The Warranty of Habitability provides tenants the right to a livable, safe and sanitary living space. The landlord is required to ensure that the home is equipped with heat and hot water, and keep it free from unsafe conditions like infestations of insects or rodents, mold, lead paint and other hazards. This includes public areas of the building or property.
However, the tenant also has a responsibility not to cause an uninhabitable condition. If a condition is caused by the tenant, it’s the tenant’s responsibility to provide a remedy.
Landlord’s duty of repair
The landlord must maintain “good repair” of tenant living spaces. This includes being clean and free of vermin or garbage. The landlord must also maintain electrical, plumbing, sanitary, heating and ventilation systems. This also applies to any appliances installed by the landlord (for example, a refrigerator, stove or dishwasher) and the landlord is responsible for ensuring that any repairs are made within a reasonable amount of time.
New York lead-based paint laws
Lead poisoning is a serious condition that can happen to children who live in older homes contaminated by lead paint. Limits on lead levels in paint were established in the 1970s nationwide but older residences can still have lead-based paint remaining from before those restrictions became law.
Federal law requires that a landlord must disclose information about lead-based paint hazards before a tenant signs a lease. The landlord is also required to remove or cover any walls or areas of peeling paint, friction or impact that could expose lead or generate lead dust. New York City, Rochester and Buffalo each have additional laws and ordinances related to lead paint.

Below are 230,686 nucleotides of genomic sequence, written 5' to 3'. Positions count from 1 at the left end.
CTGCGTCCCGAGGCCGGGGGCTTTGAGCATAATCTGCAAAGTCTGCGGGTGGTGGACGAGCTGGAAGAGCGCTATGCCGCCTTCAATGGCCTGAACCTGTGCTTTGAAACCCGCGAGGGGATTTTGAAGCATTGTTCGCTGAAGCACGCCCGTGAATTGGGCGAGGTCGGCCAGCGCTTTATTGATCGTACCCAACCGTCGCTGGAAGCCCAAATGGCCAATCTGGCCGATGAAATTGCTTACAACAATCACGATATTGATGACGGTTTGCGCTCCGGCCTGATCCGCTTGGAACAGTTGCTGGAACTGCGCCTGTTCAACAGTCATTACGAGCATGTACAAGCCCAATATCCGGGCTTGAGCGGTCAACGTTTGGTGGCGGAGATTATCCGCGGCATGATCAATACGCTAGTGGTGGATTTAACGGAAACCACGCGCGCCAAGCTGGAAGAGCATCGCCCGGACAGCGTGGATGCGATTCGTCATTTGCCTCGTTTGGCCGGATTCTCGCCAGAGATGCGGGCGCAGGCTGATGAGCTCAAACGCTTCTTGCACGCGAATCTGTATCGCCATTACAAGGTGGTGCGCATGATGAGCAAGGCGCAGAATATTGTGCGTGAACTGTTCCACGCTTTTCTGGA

New York landlord safety obligations
A New York state landlord is required to follow certain laws to protect tenant safety. These include:
Smoke and carbon monoxide detectors
A smoke detector must be in each apartment, within 10 feet of each bedroom. It’s the tenant’s responsibility to test smoke detectors regularly. The landlord is obligated to repair or replace a malfunctioning smoke detector device within the first year but the tenants must replace batteries on their own.
Carbon monoxide is an odorless gas that can cause severe brain injury or death. Every landlord is required to install an approved carbon monoxide detector within 15 feet of the entrance to any bedroom in a rental unit in a multiple dwelling. The tenant is responsible for maintenance of the carbon monoxide detector, and combination smoke/carbon monoxide detectors are permitted.
Crime and personal safety